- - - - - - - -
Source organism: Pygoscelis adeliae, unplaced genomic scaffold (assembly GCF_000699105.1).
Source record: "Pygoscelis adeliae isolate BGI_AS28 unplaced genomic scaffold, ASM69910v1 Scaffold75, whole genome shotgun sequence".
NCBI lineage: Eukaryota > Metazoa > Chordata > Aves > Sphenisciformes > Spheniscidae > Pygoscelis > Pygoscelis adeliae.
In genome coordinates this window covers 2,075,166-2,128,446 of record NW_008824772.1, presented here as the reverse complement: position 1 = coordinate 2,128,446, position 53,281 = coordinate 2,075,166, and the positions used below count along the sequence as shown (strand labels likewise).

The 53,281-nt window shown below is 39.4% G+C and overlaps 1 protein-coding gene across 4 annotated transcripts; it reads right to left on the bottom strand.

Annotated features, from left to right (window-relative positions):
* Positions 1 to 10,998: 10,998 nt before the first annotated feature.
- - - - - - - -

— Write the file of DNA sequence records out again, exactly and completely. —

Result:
Source organism: Pygoscelis adeliae, unplaced genomic scaffold (assembly GCF_000699105.1).
Source record: "Pygoscelis adeliae isolate BGI_AS28 unplaced genomic scaffold, ASM69910v1 Scaffold75, whole genome shotgun sequence".
NCBI lineage: Eukaryota > Metazoa > Chordata > Aves > Sphenisciformes > Spheniscidae > Pygoscelis > Pygoscelis adeliae.
In genome coordinates this window covers 2,075,166-2,128,446 of record NW_008824772.1, presented here as the reverse complement: position 1 = coordinate 2,128,446, position 53,281 = coordinate 2,075,166, and the positions used below count along the sequence as shown (strand labels likewise).

The 53,281-nt window shown below is 39.4% G+C and overlaps 1 protein-coding gene across 4 annotated transcripts; it reads right to left on the bottom strand.

Annotated features, from left to right (window-relative positions):
* Positions 1 to 10,998: 10,998 nt before the first annotated feature.